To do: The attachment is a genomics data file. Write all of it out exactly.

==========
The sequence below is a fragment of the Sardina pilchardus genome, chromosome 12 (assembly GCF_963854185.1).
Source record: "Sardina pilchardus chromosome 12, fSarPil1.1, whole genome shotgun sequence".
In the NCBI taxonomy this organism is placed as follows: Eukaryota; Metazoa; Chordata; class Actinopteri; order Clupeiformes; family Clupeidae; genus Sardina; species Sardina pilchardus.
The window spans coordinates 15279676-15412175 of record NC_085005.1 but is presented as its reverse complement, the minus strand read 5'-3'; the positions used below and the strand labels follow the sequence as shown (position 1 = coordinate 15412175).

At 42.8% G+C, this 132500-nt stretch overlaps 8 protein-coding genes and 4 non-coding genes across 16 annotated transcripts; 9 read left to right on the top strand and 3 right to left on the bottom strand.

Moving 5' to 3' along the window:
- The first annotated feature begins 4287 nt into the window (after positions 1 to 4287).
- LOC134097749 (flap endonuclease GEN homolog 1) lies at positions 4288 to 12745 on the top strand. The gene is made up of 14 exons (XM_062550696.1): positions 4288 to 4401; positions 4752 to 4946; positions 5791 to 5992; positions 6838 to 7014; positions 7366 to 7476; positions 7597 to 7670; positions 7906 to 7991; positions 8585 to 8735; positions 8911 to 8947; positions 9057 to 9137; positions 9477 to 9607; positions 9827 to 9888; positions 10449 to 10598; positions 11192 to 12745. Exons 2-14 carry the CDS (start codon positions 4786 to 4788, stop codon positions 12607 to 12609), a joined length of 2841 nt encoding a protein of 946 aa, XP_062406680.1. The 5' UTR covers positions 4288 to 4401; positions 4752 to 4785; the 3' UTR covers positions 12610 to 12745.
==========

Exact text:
The sequence below is a fragment of the Sardina pilchardus genome, chromosome 12 (assembly GCF_963854185.1).
Source record: "Sardina pilchardus chromosome 12, fSarPil1.1, whole genome shotgun sequence".
In the NCBI taxonomy this organism is placed as follows: Eukaryota; Metazoa; Chordata; class Actinopteri; order Clupeiformes; family Clupeidae; genus Sardina; species Sardina pilchardus.
The window spans coordinates 15279676-15412175 of record NC_085005.1 but is presented as its reverse complement, the minus strand read 5'-3'; the positions used below and the strand labels follow the sequence as shown (position 1 = coordinate 15412175).

At 42.8% G+C, this 132500-nt stretch overlaps 8 protein-coding genes and 4 non-coding genes across 16 annotated transcripts; 9 read left to right on the top strand and 3 right to left on the bottom strand.

Moving 5' to 3' along the window:
- The first annotated feature begins 4287 nt into the window (after positions 1 to 4287).
- LOC134097749 (flap endonuclease GEN homolog 1) lies at positions 4288 to 12745 on the top strand. The gene is made up of 14 exons (XM_062550696.1): positions 4288 to 4401; positions 4752 to 4946; positions 5791 to 5992; positions 6838 to 7014; positions 7366 to 7476; positions 7597 to 7670; positions 7906 to 7991; positions 8585 to 8735; positions 8911 to 8947; positions 9057 to 9137; positions 9477 to 9607; positions 9827 to 9888; positions 10449 to 10598; positions 11192 to 12745. Exons 2-14 carry the CDS (start codon positions 4786 to 4788, stop codon positions 12607 to 12609), a joined length of 2841 nt encoding a protein of 946 aa, XP_062406680.1. The 5' UTR covers positions 4288 to 4401; positions 4752 to 4785; the 3' UTR covers positions 12610 to 12745.